Summary: Agilent Technologies Inc. (A) operates two divisions: electronic measurement and bio-analytics, which serve the wireless, chemical and life-sciences industries. Over the past two years it has bought back $4B of its own shares, and plans to buy another $2B over the next two years (bringing its current market cap down to $12B). Some investors worry overly-aggressive and risky acquisitions may jeopardize an otherwise strong cash flow. Their response: "The most important thing is that acquisitions not destroy shareholder value. Our sweet spot is smaller, gap-filling technology acquisitions." Its stated revenue growth goal is 10% (through new products, market-share gains, and acquisitions) -- 4% better than market average. Earnings are approaching $2/share, giving it a 18x P/E multiple -- not cheap, but companies in a steady, high-return industry routinely sport premium valuations. Margins stand to gain from (1) outsourcing manufacturing, (2) its shrinking share base, (3) inventory trimming, and (4) improving receivables collection. Analysts have mixed views: five Buys and five Holds and an average forecast of $37. There is speculation Agilent may initiate a cash dividend to accompany its share repurchases. Barron's bottom line: "Rather than betting on which new gizmo or highly-touted drug might be a blockbuster, why not bank on the company that sells technology prospectors vital tools? Well-run and with excellent footholds in several electronics-testing markets, Agilent is worth a look. Its shares should rise 15% over the next year."
Quick comment: See Agilent's Q3 earnings conference call transcript, and an excerpt therefrom in which they comment on their Wireless R&D • Average Joe Investor's Careful Look At Agilent Technologies • Jim Cramer mentions Agilent: I, II, III, IV
A Buyout for the Books? by Jonathan R. Laing
Highlighted companies: Barnes & Noble Inc. (BKS), Amazon.com Inc. (AMZN), Borders Group Inc. (BGP)
Summary: Barnes & Noble Inc. (BKS) shares have not climbed in unison with the recent surge in retail stocks; they currently trade at $39, 20% lower than their March highs of $48.41. Reasons: Weak sales (-2.6% last quarter), competition from Amazon.com Inc. (AMZN), concerns about slowing consumer spending for discretionary items such as books, and an ongoing SEC stock-option practice investigation. Amid all the negativity, a SEC filing reported that Pershing Square hedge fund acquired a 2.3% position; its principal, Bill Ackman (known as "Mr. Pressure") tells Barron's that's now up to 8%, and he thinks it could gain 50% in the next year and a half, and double in the next three. Ackman dismisses the above concerns: Barnes & Noble commands 17% vs. AMZN's 10% of the market; superstore sales have risen 80% since AMZN's arrival. Book prices are still reasonable enough that a consumer cutback is not a serious concern. Gross margin has been rising (30.2% vs. 29.3% y/y). Barnes & Noble shrewdly reduced its less-profitable B. Dalton stores (from 700 to 112) in favor of superstores. They have not been hurt by the implosion of CD sales to the extent that competitors such as Borders Group Inc. (BGP) have; they never invested much space or effort into selling CDs. Concentrating on buying directly from publishers instead of wholesalers has boosted margins; and they now self-publish 10% of their books. BKS has also successfully began pushing more high-margin merchandise such as wrapping paper, cards, and picture frames. Cash flow is strong; it presently holds $373M in cash after paying off all its long term debt, allowing it to self-finance a 4% increase in superstore capacity, pay a $0.60 dividend, and reduce outstanding shares by 6% over the past 1 1/2 years. Booksellers grossly understate earnings due to tax law that require them to depreciate store assets over 10 years, despite an average life of 20; true depreciation estimates would place their P/E multiple at 13 instead of the current 17. Ackman also thinks current earnings forecasts of $2.25 are too low; he foresees $2.90 this year and $3.50 next. All this makes them an extremely attractive buyout prospect. Taking into account factors such as its debt-free balance sheet, strong cash generation, enterprise value (market value + debt - cash), lease obligations, and ebitdar (earnings before interest, taxes, depreciation, amortization and store-rental expense) gives Barnes an enterprise-value-to-ebitdar-ratio of 6.5-7, which compares favorably with recent buyouts. Shareholders could command a minimum 25% premium. But Ackman hopes they don't get bought out, or go private, any time soon -- the payday a couple years down the road could be even more lucrative; Ackman foresees share prices in the mid-to-high 50s in a year or so.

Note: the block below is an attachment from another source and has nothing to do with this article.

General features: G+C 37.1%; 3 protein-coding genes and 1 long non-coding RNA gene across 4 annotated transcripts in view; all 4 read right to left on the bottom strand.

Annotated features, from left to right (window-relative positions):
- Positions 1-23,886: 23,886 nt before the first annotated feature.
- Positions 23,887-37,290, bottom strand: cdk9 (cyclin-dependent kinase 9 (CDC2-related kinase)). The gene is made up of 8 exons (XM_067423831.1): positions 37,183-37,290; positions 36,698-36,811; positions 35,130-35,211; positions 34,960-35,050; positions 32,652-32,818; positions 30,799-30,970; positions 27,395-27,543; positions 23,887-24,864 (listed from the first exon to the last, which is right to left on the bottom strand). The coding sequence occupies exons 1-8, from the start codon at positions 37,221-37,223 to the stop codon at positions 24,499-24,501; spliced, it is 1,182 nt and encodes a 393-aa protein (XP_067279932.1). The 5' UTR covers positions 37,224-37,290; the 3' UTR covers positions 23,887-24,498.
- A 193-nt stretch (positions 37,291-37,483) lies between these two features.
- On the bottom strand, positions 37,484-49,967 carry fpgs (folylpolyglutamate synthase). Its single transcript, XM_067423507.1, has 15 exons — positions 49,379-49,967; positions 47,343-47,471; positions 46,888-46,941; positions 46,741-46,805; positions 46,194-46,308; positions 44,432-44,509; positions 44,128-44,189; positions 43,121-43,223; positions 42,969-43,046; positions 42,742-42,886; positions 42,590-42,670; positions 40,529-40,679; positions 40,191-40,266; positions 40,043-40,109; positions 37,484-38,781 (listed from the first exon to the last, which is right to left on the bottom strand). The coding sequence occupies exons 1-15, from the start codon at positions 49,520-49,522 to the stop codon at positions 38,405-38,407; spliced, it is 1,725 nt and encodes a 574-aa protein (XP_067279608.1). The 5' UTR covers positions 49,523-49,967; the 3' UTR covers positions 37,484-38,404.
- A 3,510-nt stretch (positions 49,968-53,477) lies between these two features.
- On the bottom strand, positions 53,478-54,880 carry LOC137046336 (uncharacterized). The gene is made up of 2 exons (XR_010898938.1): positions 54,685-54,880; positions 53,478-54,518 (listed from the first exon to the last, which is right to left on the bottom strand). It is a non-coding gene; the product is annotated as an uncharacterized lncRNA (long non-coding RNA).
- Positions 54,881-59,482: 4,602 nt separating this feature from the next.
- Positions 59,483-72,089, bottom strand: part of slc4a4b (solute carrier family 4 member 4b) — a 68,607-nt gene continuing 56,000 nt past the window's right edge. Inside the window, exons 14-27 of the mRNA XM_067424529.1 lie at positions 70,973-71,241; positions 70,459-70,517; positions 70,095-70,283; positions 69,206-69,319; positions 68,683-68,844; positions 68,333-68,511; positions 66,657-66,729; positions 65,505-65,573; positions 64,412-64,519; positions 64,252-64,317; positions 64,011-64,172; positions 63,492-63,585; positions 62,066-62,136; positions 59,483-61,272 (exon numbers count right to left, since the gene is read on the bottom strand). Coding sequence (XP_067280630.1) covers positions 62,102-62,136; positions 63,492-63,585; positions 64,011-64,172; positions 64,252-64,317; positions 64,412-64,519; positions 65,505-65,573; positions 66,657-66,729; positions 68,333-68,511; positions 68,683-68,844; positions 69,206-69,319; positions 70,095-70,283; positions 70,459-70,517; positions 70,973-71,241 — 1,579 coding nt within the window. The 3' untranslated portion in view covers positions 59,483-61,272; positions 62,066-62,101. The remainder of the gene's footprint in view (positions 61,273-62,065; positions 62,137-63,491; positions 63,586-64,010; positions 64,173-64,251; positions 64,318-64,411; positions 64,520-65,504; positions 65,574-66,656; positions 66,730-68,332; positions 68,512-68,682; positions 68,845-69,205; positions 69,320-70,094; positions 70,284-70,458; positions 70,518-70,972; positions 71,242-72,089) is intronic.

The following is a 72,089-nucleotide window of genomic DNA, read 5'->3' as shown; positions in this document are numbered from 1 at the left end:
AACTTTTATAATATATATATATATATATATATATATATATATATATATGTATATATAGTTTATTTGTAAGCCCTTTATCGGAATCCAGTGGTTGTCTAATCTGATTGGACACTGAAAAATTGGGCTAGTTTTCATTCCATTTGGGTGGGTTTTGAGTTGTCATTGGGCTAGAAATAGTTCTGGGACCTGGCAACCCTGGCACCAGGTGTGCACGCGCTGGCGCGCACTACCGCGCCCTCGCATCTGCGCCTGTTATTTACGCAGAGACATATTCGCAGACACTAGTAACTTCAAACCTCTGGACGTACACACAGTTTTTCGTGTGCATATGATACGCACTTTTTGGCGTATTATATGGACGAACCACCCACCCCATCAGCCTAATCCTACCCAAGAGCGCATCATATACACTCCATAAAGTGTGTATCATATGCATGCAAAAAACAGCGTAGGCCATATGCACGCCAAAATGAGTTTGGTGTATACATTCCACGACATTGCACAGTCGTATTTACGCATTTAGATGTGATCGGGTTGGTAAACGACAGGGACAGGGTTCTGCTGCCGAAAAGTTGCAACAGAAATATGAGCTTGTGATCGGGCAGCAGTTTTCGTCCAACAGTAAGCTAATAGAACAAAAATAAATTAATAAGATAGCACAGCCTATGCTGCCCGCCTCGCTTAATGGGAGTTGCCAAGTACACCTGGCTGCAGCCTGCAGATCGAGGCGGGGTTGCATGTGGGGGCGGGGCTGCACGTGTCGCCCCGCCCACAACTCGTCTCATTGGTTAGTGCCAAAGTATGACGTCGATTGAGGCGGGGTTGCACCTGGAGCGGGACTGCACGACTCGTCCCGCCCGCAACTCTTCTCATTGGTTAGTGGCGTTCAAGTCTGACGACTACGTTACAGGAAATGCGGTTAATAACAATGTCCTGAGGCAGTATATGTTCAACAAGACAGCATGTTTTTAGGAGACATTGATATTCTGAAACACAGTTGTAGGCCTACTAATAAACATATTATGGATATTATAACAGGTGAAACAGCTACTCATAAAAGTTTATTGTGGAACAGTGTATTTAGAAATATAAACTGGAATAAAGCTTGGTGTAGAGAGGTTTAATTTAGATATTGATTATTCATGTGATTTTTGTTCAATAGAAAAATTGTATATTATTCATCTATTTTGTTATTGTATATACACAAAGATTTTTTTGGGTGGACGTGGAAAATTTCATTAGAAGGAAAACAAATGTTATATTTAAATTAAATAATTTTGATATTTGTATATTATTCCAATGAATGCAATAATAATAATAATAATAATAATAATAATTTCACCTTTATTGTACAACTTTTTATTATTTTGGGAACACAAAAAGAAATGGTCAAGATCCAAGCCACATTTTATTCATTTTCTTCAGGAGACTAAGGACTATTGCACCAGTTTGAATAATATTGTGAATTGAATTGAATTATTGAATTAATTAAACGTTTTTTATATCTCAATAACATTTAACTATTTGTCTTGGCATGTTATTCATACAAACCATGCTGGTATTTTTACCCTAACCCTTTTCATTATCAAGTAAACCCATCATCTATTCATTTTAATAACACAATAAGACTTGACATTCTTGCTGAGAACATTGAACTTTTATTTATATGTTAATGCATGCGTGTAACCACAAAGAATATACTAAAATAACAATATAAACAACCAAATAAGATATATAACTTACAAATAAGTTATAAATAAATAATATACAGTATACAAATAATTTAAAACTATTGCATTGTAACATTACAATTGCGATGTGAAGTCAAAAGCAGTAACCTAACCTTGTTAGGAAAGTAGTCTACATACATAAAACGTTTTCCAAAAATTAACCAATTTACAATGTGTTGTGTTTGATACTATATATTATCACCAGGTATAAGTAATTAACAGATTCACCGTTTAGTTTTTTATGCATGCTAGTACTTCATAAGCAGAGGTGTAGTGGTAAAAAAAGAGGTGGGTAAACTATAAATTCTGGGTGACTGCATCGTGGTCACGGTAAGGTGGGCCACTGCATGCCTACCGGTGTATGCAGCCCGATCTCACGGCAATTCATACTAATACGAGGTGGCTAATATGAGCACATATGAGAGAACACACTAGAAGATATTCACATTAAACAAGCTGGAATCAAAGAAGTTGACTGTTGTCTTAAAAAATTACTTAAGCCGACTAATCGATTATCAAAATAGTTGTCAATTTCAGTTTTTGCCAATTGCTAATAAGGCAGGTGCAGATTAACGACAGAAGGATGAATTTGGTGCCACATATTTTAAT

Quick comment: Earnings conference call transcripts: Barnes & Noble Q206, Amazon.com Q206 • Related Seeking Alpha commentary: Barnes and Noble: 14% Decline in Sales Pinned to Lack of Harry Potter Magic • Borders Wobbles: Could It Be Ripe for a Takeover Bid? • Amazon's Short Future • Barnes & Noble Joins the Stock Options Backdating Spotlight • Barron's Tips for a Prosperous Retirement • Second Life for Amazon • Amazon's $500 Million Buyback Plan -- Dumb Money • Borders Needs a Savior
Newmont Mining by Alan Abelson
Highlighted companies: Newmont Mining Corp. (NEM)